All four planes are in the air right now, though they have quite some distance.
4 (!) x @flyethiopian Boeing 777's returning to Addis from New Orleans.
Anyone know who/what these repatriation flight were for? pic.twitter.com/myyoOeiS26
— IE Cox (@IanECox) April 5, 2020
The way that all of these planes positioned to New Orleans sure is interesting:
- ET-ANO flew from Addis Ababa to Stockholm to Oslo to Washington to New Orleans; the flight from Addis Ababa to Stockholm to Oslo was a regularly scheduled one, then the plane flew through Washington for a crew change
- ET-ANP flew from Addis Ababa to Lome to New Orleans; I believe this was purely a repositioning flight, without any passengers
- ET-ANQ flew from Addis Ababa to Frankfurt to Chicago to New Orleans; the flight from Addis Ababa to Frankfurt was a regularly scheduled one, then the plane flew through Chicago for a crew change
- ET-ANR flew from Addis Ababa to Dublin to Washington to New Orleans; the flight from Addis Ababa to Dublin to Washington was a regularly scheduled one, then the plane had a crew change before continuing to New Orleans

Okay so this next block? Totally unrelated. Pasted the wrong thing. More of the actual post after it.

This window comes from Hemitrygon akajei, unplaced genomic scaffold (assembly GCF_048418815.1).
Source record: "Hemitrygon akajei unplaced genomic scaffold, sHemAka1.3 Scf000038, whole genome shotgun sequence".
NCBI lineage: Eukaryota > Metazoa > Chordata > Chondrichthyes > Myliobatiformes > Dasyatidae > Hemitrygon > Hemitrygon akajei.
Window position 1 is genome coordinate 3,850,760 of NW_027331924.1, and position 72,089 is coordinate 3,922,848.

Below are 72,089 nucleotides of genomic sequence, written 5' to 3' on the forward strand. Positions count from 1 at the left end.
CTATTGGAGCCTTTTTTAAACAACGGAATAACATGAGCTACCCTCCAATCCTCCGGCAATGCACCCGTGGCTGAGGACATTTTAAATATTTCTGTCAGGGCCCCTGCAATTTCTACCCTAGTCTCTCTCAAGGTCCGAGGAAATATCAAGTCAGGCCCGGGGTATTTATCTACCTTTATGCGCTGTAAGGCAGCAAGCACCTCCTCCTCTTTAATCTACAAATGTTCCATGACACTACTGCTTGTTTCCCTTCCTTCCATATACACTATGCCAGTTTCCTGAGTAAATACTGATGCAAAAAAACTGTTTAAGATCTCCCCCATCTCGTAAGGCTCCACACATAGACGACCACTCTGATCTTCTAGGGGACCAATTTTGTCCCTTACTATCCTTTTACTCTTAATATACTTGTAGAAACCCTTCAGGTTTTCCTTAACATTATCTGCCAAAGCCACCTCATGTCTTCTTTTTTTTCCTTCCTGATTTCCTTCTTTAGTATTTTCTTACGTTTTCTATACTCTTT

Are the logistics of that fascinating, or what?! I’ve gotta give it to Ethiopian Airlines — they’re positioning these planes pretty efficiently, as three of the four planes operated scheduled flights to position to New Orleans.
Why is Ethiopian Airlines flying to New Orleans?
So, why are four Ethiopian Airlines 777s flying from New Orleans to Addis Ababa today? The airport confirms on Twitter that Ethiopian Airlines is carrying Carnival Cruise crew members back home, after ships docked in New Orleans, Galveston, and Mobile.
Since most crew members are from the Philippines, presumably there will be connecting charter flights from Addis Ababa to Manila.
This is exactly the same story as what happened in Miami with the Ethiopian Airlines planes.
When cruise lines initially stopped service, most cruise lines just left their crew members onboard, so that they could restart service ASAP (given that most crew members live on the opposite side of the globe). However, with it increasingly seeming like cruises won’t resume in the next couple of weeks, it would appear that they’re now sending many crew members home.
Ethiopian’s 777-200LRs each have the capacity for 315 passengers, so that means that up to 1,260 passengers can be carried on these charters.
Ethiopian Airlines sure is getting creative with the charter flights that they’re operating, which I assume is good for their business. They seem to be working closely with the cruise industry to get crew members back home.
Frankly I’m surprised that this is somehow the most practical charter option. You’d think there would be other much more efficient charter operations, given the positioning required for US airports, not to mention that most employees still have to get from Addis Ababa to Manila.
Surely it would be more profitable for US airlines to operate these charters flights than to operate virtually empty flights otherwise?